How the copyright alert system discourages illegal downloads

Content creators have partnered with major internet service providers to develop the Copyright Alert System, which identifies users who download copyrighted content illegally and imposes certain consequences. Here's how it works and what it might do for intellectual property protection online.

by Bilal Kaiser
updated May 11, 2023 ·  3min read

Intellectual property (IP) protections like patent, copyright, and trademark provide a basis for enforcing your rights. In the online environment, however, it can be difficult to safeguard your IP and to identify and prosecute infringers. This difficulty is perhaps most evident in the motion picture and music industries, which for many years have been engaged in battles to curb the illegal downloading and streaming of music and movies. 

The scope of the problem

Putting an end to the unauthorized distribution of content continues to be an enormous challenge for the motion picture and music industries. The Motion Picture Association of America (MPAA) estimates that illegal downloading of film and television content costs the U.S. economy “$58 billion a year and more than 373,000 jobs.” Others have estimated that there are 20-30 million instances of copyright infringement every day.

Safeguarding the latest blockbuster movie or hit television series online, and preventing its unauthorized distribution on the internet, is no easy feat. Efforts to address the problem have included legislative proposals such as last year's Stop Online Piracy Act (SOPA) and Protect IP Act (PIPA), both of which failed in Congress. They have also included private legal actions and government efforts to combat IP theft on the internet. These efforts now include a privately funded solution known as the Center for Copyright Information (CCI) and its centerpiece, called the “Copyright Alert System.”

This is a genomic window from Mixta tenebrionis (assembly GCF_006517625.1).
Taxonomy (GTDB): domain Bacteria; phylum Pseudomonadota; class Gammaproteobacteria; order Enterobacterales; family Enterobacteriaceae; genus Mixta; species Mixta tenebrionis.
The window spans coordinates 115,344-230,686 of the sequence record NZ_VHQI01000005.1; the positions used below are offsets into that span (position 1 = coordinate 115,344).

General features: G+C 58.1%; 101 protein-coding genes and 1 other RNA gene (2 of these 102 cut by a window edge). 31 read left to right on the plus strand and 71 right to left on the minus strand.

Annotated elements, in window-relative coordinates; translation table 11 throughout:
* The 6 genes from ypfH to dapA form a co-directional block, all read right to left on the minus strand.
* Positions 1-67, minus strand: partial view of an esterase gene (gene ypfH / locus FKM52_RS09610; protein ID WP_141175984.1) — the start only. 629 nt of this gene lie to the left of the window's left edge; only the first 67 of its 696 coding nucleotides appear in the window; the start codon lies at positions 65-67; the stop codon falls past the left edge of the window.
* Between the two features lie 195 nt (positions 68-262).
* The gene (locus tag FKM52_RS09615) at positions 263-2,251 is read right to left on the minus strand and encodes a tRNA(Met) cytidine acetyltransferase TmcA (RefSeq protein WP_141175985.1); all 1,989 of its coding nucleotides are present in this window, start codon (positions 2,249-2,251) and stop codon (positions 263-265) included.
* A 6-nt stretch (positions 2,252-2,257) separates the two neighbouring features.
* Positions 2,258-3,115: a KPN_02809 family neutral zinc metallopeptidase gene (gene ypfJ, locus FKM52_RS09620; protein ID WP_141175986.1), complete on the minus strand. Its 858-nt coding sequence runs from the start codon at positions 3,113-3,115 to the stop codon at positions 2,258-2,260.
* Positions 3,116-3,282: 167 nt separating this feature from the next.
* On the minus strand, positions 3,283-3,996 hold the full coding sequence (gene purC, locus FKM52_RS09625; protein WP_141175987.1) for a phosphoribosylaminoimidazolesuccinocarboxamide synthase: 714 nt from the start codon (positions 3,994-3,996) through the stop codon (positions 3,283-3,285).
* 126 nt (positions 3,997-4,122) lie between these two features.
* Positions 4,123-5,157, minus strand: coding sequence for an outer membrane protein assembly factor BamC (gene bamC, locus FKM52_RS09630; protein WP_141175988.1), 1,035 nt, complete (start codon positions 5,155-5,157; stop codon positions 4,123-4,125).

Imagine searching for a popular movie and finding a copy of it available for download on a peer-to-peer network. You download and watch the movie. Soon thereafter, you receive a letter from your internet service provider (ISP) indicating that you illegally downloaded the movie and that there may be consequences if you continue to download content illegally. What may sound like a futuristic online police force has become a reality with the launch of the Copyright Alert System (CAS).

CCI: You have been warned

In response to the growing cost of online IP theft, and to help curb the persistence of illegal downloading and streaming, the MPAA and the Recording Industry Association of America (RIAA) have partnered with five major ISPs—AT&T, Cablevision, Comcast, Time Warner Cable, and Verizon—to create the CCI. The CCI educates consumers about copyright protection and helps consumers find legal ways to access movies, music, and other digital content. In addition, it implements the CAS—a system through which content owners can notify certain ISPs if their content is being distributed illegally. The ISP then sends its customer a warning to make the customer aware of the unlawful content sharing on their internet account, educate those customers on how to prevent this from happening again and provide legal alternatives for accessing such content.

If copyright infringement continues on a customer's account, the warnings that are sent to customer escalate in severity—hence the moniker “Six Strikes”—with increasing consequences. Depending on the ISP, the consequences may include a temporary reduction in internet speed, a temporary downgrade in internet service, or a redirection to a landing page for a set period of time or until the customer completes an online copyright education program. Of course, if an ISP customer feels the notice was issued in error, there is an independent review process that is set up to take in appeals.

The success of the Copyright Alert System has yet to be determined. Nevertheless, this partnership between content owners and ISPs marks a milestone in the fight against IP theft.

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Bilal Kaiser

About the Author

Bilal Kaiser

Bilal has been writing for LegalZoom since 2008. His areas of interest include entrepreneurship, small business marketin… Read more

This portion of the site is for informational purposes only. The content is not legal advice. The statements and opinions are the expression of the author, not LegalZoom, and have not been evaluated by LegalZoom for accuracy, completeness, or changes in the law.